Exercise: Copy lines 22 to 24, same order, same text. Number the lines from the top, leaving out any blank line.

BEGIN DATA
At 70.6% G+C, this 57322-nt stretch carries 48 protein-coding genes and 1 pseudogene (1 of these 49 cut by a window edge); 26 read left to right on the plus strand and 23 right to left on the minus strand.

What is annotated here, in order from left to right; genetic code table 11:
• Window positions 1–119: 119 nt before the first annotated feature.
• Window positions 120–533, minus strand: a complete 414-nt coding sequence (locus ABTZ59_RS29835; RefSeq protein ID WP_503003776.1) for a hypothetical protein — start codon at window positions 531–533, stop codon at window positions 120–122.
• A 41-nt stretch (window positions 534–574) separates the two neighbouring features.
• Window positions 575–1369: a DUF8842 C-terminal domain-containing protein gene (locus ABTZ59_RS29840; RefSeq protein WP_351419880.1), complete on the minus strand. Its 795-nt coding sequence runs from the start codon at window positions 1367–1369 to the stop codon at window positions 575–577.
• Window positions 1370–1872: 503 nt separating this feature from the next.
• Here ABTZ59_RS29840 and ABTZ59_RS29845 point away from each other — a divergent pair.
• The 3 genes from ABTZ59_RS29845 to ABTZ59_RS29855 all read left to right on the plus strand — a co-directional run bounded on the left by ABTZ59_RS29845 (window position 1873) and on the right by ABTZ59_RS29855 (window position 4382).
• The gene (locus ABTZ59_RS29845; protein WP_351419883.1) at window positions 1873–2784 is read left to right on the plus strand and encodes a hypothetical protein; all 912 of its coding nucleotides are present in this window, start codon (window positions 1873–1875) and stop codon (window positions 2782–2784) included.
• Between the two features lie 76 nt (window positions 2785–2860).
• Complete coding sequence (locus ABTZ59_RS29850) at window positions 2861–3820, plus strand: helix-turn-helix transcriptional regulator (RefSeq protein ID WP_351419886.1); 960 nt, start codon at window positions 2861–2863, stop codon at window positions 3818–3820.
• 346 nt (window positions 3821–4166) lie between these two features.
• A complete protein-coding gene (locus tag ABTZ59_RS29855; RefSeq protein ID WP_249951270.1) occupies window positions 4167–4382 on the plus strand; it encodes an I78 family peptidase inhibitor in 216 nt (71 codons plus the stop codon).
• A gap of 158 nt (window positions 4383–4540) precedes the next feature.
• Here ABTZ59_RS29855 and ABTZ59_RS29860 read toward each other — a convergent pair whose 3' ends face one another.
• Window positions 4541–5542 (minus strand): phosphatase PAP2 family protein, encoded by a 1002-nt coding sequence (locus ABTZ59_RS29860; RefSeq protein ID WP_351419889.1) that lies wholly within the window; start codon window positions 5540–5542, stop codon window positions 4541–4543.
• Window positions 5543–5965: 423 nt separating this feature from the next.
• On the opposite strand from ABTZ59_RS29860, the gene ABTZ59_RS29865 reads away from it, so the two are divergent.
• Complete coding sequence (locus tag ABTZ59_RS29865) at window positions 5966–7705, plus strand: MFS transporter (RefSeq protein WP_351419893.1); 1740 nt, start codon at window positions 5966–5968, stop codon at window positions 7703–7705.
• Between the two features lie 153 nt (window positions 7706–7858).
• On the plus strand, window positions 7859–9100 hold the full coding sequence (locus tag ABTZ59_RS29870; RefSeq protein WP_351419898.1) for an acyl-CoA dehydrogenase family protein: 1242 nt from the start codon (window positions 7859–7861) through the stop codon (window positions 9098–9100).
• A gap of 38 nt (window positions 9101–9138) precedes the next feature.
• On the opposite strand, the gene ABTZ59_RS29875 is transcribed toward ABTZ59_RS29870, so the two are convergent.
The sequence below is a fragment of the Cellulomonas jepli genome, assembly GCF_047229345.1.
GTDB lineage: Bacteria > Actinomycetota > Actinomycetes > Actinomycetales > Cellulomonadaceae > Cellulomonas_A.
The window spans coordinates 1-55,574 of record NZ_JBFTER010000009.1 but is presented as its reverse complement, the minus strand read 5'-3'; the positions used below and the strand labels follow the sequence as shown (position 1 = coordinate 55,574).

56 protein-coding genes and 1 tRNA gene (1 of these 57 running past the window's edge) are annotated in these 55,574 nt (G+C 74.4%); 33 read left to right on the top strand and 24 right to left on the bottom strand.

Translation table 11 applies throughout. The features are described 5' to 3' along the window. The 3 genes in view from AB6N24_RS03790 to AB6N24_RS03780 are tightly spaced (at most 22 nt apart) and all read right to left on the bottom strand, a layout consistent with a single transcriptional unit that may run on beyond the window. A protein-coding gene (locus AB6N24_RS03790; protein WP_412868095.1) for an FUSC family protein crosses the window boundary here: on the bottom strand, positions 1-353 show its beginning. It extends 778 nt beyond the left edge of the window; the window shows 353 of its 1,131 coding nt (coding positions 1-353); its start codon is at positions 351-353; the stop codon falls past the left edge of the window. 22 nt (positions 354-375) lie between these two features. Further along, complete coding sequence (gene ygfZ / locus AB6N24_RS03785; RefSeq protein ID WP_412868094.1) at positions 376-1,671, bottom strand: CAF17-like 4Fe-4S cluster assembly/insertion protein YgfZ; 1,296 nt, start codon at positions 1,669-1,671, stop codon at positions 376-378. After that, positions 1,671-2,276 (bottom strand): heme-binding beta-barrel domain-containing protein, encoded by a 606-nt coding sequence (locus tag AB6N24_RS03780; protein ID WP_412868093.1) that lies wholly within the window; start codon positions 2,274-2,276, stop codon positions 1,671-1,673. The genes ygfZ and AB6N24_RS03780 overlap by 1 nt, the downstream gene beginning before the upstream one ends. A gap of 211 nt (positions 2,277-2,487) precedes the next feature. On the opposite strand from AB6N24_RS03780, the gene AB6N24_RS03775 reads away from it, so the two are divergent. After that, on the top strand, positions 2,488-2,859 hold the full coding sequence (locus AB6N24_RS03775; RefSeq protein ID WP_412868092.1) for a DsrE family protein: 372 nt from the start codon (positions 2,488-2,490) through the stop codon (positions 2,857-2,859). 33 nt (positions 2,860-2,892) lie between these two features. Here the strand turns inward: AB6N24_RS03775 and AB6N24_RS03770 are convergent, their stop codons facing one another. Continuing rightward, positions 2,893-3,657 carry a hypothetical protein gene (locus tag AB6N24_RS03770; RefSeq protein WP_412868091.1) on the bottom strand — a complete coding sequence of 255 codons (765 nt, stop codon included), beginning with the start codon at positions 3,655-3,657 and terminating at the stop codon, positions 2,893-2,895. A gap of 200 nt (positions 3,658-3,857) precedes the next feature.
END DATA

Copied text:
• On the plus strand, window positions 7859–9100 hold the full coding sequence (locus tag ABTZ59_RS29870; RefSeq protein WP_351419898.1) for an acyl-CoA dehydrogenase family protein: 1242 nt from the start codon (window positions 7859–7861) through the stop codon (window positions 9098–9100).
• A gap of 38 nt (window positions 9101–9138) precedes the next feature.
• On the opposite strand, the gene ABTZ59_RS29875 is transcribed toward ABTZ59_RS29870, so the two are convergent.